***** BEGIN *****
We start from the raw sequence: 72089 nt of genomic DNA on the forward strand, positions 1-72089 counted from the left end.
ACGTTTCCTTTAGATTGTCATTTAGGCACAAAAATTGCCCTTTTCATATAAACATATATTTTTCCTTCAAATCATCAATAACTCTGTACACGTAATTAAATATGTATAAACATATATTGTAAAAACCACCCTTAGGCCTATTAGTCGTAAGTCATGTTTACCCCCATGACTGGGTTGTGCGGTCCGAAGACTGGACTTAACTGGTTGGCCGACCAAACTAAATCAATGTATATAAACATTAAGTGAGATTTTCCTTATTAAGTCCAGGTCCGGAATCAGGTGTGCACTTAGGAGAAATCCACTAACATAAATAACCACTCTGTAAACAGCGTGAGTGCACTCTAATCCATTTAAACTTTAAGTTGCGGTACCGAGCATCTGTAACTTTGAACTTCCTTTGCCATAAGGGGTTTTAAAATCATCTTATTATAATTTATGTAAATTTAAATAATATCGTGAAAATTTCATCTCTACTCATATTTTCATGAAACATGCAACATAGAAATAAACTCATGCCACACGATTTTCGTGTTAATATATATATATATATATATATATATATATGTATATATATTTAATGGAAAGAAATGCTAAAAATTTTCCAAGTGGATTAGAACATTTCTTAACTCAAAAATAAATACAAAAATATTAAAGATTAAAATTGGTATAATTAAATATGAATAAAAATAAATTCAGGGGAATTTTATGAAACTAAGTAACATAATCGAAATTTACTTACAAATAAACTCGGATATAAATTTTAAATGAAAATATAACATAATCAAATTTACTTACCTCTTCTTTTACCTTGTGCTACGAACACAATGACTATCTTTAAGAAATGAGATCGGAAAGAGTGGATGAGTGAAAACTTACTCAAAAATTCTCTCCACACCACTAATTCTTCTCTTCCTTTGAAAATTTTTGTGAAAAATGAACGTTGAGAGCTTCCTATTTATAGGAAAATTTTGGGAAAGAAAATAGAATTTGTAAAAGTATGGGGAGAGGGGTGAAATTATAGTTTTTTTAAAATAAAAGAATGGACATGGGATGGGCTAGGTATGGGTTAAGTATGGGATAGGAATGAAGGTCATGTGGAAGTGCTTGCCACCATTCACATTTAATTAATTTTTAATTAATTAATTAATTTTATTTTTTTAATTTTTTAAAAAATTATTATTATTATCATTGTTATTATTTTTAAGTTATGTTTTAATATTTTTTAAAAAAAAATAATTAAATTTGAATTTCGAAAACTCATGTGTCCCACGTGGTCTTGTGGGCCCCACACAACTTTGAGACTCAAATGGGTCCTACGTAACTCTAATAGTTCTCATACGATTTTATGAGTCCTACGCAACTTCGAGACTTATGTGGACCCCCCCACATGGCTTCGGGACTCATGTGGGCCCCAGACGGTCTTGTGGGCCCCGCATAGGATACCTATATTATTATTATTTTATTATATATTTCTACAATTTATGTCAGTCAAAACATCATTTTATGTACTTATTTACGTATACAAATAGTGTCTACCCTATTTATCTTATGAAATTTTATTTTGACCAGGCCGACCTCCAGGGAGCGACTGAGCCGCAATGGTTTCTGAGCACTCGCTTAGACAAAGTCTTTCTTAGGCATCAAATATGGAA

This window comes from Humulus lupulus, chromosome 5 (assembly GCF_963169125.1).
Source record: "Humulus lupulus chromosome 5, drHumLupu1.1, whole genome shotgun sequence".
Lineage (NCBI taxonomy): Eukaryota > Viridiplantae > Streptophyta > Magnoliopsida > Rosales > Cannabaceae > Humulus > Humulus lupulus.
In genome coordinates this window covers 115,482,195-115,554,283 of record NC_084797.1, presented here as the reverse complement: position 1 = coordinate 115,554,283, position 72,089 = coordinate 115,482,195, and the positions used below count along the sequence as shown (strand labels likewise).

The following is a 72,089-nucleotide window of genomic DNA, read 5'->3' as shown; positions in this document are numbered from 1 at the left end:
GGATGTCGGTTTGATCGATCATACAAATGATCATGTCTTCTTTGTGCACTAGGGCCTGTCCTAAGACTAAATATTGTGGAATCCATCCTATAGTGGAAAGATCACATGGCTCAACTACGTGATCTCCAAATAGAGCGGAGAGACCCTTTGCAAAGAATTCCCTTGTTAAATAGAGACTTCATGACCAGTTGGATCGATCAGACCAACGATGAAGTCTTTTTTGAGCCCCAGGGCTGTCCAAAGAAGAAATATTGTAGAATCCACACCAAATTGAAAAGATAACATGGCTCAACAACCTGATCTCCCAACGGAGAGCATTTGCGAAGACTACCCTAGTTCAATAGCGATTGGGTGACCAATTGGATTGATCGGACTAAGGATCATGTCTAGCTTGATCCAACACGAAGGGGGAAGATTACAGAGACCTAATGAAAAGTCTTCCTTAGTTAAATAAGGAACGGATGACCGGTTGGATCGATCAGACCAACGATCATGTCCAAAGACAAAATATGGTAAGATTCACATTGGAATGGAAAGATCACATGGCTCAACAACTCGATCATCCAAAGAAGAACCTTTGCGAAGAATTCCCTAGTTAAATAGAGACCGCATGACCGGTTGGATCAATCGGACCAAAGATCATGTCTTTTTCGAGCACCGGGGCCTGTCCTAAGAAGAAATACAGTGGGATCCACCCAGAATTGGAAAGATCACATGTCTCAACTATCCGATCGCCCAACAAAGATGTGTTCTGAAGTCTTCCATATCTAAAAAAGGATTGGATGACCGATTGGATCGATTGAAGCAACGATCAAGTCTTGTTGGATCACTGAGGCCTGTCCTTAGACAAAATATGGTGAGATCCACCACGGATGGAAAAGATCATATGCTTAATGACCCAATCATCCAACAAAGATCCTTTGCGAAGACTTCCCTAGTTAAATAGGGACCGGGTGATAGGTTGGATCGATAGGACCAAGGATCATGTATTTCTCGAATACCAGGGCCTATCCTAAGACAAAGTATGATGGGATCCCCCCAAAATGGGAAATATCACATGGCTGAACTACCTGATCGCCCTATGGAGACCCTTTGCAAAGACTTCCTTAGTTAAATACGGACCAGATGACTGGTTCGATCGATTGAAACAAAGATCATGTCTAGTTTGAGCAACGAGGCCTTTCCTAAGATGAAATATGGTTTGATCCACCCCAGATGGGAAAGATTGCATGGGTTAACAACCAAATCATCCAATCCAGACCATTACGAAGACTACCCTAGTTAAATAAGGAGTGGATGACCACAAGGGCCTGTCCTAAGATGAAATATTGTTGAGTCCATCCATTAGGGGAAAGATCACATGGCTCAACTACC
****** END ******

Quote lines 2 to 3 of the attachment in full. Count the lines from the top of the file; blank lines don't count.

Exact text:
ACGTTTCCTTTAGATTGTCATTTAGGCACAAAAATTGCCCTTTTCATATAAACATATATTTTTCCTTCAAATCATCAATAACTCTGTACACGTAATTAAATATGTATAAACATATATTGTAAAAACCACCCTTAGGCCTATTAGTCGTAAGTCATGTTTACCCCCATGACTGGGTTGTGCGGTCCGAAGACTGGACTTAACTGGTTGGCCGACCAAACTAAATCAATGTATATAAACATTAAGTGAGATTTTCCTTATTAAGTCCAGGTCCGGAATCAGGTGTGCACTTAGGAGAAATCCACTAACATAAATAACCACTCTGTAAACAGCGTGAGTGCACTCTAATCCATTTAAACTTTAAGTTGCGGTACCGAGCATCTGTAACTTTGAACTTCCTTTGCCATAAGGGGTTTTAAAATCATCTTATTATAATTTATGTAAATTTAAATAATATCGTGAAAATTTCATCTCTACTCATATTTTCATGAAACATGCAACATAGAAATAAACTCATGCCACACGATTTTCGTGTTAATATATATATATATATATATATATATATATGTATATATATTTAATGGAAAGAAATGCTAAAAATTTTCCAAGTGGATTAGAACATTTCTTAACTCAAAAATAAATACAAAAATATTAAAGATTAAAATTGGTATAATTAAATATGAATAAAAATAAATTCAGGGGAATTTTATGAAACTAAGTAACATAATCGAAATTTACTTACAAATAAACTCGGATATAAATTTTAAATGAAAATATAACATAATCAAATTTACTTACCTCTTCTTTTACCTTGTGCTACGAACACAATGACTATCTTTAAGAAATGAGATCGGAAAGAGTGGATGAGTGAAAACTTACTCAAAAATTCTCTCCACACCACTAATTCTTCTCTTCCTTTGAAAATTTTTGTGAAAAATGAACGTTGAGAGCTTCCTATTTATAGGAAAATTTTGGGAAAGAAAATAGAATTTGTAAAAGTATGGGGAGAGGGGTGAAATTATAGTTTTTTTAAAATAAAAGAATGGACATGGGATGGGCTAGGTATGGGTTAAGTATGGGATAGGAATGAAGGTCATGTGGAAGTGCTTGCCACCATTCACATTTAATTAATTTTTAATTAATTAATTAATTTTATTTTTTTAATTTTTTAAAAAATTATTATTATTATCATTGTTATTATTTTTAAGTTATGTTTTAATATTTTTTAAAAAAAAATAATTAAATTTGAATTTCGAAAACTCATGTGTCCCACGTGGTCTTGTGGGCCCCACACAACTTTGAGACTCAAATGGGTCCTACGTAACTCTAATAGTTCTCATACGATTTTATGAGTCCTACGCAACTTCGAGACTTATGTGGACCCCCCCACATGGCTTCGGGACTCATGTGGGCCCCAGACGGTCTTGTGGGCCCCGCATAGGATACCTATATTATTATTATTTTATTATATATTTCTACAATTTATGTCAGTCAAAACATCATTTTATGTACTTATTTACGTATACAAATAGTGTCTACCCTATTTATCTTATGAAATTTTATTTTGACCAGGCCGACCTCCAGGGAGCGACTGAGCCGCAATGGTTTCTGAGCACTCGCTTAGACAAAGTCTTTCTTAGGCATCAAATATGGAA

This window comes from Humulus lupulus, chromosome 5 (assembly GCF_963169125.1).